Changing Seasons, Changing Mediums

It seems cliché to start this post  with a comment about the ever-changing quality of the world around us. The cyclical pattern of leaves, glorious summer skies greying to bleak winter afternoons, decaying bodies feeding living ones and so on. But there’s no denying that most patterns in our lives inevitably fit the narrative of continuous transformation.

I'm moving my writing for this blog elsewhere. A newsletter, to be exact. So, the blog that was transforms itself. I’m not sure why my writing here slowed – the medium felt forced, perhaps, and the sense of sending thoughts into an empty and unread abyss stilted creativity. But my interest in the natural world continues and I still want to find a way to share its beauty, brutality and oddities with someone. 

I don’t think the newsletter will be strictly about nature. The world outside us shapes our interiors lives, never more so than in our diets. While supermarkets might skew the patterns of seasonality in cooking, we still pick winter comforts and summer freshness for our plates, season by season. I like food, a lot, so it will probably make its way into this newsletter.  And potted plants will also continue to feature. Pieces of nature, however exotic, brought inside. 

A small note: this is terrifying to do. Ironically for someone who wants to be a writer, I find sharing my less structured written thoughts equal parts exhilarating and horrifying. So, I’m not making any promises about regularity.

This newsletter will probably grow and morph, take hibernations at times, while tumbling into your inbox like an exuberant pothos scrambling towards the light at others, but I hope it will bring a little bit of joy into your life when you read it. If nothing else, I hope it inspires you to look out the window, or head out the door and appreciate the natural world wherever it exists around you. Whenever I’m tired or stressed, or feeling drained of creativity and focus, it’s the natural world outside that wakes me up. I hope it does that for you, too.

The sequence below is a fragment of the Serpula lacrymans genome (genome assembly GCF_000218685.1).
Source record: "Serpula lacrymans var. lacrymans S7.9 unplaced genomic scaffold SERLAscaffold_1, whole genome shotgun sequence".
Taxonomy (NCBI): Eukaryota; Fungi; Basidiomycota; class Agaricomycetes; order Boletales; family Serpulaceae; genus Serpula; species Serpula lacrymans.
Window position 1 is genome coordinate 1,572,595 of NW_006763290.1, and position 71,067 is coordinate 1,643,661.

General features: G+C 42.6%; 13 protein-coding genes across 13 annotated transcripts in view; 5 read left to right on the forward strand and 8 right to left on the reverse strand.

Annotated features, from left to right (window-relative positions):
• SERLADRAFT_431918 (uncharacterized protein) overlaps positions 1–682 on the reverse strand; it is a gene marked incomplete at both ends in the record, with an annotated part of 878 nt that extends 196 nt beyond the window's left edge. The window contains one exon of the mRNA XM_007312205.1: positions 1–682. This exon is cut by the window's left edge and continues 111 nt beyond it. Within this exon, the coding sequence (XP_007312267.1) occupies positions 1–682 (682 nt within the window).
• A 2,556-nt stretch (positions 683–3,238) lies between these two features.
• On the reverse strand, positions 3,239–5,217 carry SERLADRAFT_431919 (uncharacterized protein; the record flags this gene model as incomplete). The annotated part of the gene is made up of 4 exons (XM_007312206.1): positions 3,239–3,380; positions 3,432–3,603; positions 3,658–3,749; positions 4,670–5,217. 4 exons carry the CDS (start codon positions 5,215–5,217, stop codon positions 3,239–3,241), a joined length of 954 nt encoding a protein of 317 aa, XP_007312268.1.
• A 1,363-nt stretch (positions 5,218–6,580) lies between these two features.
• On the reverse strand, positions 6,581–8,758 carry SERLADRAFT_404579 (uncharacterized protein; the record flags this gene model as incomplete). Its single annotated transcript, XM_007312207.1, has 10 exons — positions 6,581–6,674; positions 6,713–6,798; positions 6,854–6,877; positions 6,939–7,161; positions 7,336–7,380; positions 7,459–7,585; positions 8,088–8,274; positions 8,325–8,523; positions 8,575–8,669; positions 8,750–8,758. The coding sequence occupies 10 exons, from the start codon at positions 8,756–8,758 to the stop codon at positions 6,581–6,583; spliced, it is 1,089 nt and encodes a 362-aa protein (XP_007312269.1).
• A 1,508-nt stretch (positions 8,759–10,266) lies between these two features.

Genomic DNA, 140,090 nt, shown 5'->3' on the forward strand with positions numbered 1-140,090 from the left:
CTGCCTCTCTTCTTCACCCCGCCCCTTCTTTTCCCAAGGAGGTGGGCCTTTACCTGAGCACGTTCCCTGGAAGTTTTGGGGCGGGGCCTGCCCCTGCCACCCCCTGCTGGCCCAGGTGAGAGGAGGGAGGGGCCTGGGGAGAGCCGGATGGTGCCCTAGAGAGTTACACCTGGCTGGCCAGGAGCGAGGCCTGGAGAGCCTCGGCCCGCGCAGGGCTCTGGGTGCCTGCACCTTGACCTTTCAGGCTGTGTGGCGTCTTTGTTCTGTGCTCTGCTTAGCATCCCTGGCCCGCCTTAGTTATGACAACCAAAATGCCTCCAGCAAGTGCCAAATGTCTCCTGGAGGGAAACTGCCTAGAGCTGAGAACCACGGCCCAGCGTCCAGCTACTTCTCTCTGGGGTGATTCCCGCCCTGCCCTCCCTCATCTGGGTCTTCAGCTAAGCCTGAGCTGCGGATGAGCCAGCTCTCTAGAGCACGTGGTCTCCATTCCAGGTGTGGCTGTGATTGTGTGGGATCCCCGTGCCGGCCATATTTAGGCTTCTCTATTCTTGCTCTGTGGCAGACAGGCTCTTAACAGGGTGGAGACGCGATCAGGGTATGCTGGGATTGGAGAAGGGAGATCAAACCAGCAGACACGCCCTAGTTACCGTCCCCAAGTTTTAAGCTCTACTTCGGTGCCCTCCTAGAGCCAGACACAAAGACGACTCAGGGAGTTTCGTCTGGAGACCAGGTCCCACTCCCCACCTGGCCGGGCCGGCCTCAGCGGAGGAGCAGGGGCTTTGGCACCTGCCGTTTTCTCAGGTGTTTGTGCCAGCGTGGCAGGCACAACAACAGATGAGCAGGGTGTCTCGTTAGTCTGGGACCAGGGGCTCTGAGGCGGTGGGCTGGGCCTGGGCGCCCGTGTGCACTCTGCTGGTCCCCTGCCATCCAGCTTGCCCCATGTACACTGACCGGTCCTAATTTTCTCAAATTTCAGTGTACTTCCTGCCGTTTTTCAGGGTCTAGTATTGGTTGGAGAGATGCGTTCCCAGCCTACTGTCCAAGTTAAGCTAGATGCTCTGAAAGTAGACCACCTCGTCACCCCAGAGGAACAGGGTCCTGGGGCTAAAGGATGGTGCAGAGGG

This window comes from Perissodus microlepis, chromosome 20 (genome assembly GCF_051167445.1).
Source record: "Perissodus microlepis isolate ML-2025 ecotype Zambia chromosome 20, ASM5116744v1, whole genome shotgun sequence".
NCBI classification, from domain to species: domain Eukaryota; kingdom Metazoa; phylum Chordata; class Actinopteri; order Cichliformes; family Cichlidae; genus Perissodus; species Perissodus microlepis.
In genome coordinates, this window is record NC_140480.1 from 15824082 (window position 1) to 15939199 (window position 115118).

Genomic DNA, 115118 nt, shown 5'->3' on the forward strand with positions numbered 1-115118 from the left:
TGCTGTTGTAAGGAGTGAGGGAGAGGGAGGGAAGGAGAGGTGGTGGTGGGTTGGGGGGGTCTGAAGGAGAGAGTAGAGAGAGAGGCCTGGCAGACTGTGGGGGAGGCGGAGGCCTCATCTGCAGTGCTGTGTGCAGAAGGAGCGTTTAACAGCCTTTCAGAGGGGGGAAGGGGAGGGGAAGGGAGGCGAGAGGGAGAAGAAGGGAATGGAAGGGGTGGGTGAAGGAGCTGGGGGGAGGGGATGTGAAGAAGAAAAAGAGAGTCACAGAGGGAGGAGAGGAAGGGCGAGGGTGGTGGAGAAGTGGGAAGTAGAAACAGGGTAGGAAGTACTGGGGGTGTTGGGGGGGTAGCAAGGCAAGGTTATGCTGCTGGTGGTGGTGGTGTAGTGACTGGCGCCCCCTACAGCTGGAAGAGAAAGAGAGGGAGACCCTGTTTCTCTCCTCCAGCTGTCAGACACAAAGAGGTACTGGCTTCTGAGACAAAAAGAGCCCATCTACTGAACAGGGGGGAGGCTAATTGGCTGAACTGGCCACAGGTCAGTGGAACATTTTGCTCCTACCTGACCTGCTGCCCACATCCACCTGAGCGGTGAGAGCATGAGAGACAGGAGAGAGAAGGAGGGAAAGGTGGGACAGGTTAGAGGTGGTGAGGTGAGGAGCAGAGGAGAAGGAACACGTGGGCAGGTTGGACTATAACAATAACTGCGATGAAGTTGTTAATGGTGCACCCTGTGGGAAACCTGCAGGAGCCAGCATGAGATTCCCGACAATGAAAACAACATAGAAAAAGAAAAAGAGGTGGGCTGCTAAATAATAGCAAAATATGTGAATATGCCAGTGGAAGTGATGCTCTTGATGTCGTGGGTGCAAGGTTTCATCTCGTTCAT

To sign up for Leaf Letters, head to  .

Leaf problems: struggling with hot flats and cold water

This week has been a bad week for my houseplants. Over the weekend, I left my radiator on '4' in an already balmy, well-insulated London flat while I was off enjoying the sights of Liverpool. Cue, a lot of floppy succulents and a crispy peacock plant.

This winter, working out when to water my plants (and when not to) has been pretty traumatic. This is the first time I've lived in a flat that has working central heating and while that's great for keeping me warm at night, ensuring my houseplants happy has been more difficult. I'm not used to watering my succulents at all in the colder weather, but this year it's been a guessing game trying to work out if leaving them any longer without moisture might cause permanent damage. I've seen wrinkled leaves on my jade plant, my sedum adophii and even my normally resilient moonstones plant. My elephant's bush, already a tricky customer, has lost all but about four leaves in its quest to keep hydrated. Ignoring all advice from books, google and instagram, I've been water once every two weeks in an attempt to stop carnage on my window sill. The dry season doesn't exist in Peckham.

Even the moonstones have struggled to keep hydrated this winter. 

And central heating droughts are not the only water problem I've faced. This weekend, I identified a reason for the browning, crispy leaves of my peacock plant. Convinced for a few months that the plant just needed more misting and more watering, my daily aqua extravaganza was leading nowhere. The leaves were still browning in spots while the rest of the plant seemed largely healthy.

Cue a lot of googling and I think I've finally found the answer: my tap water is too cold. All my misting would only be making the brown spots worse because I've been using filtered water straight out the fridge. According to multiple google scholars, that cold water is burning the leaves and causing the brown spots. So now, I'm leaving water out to warm up to room temperature (even if that's a million degrees in this overly-hot flat) before I mist. Fingers crossed my peacock plant will start to look more healthy in the weeks to come.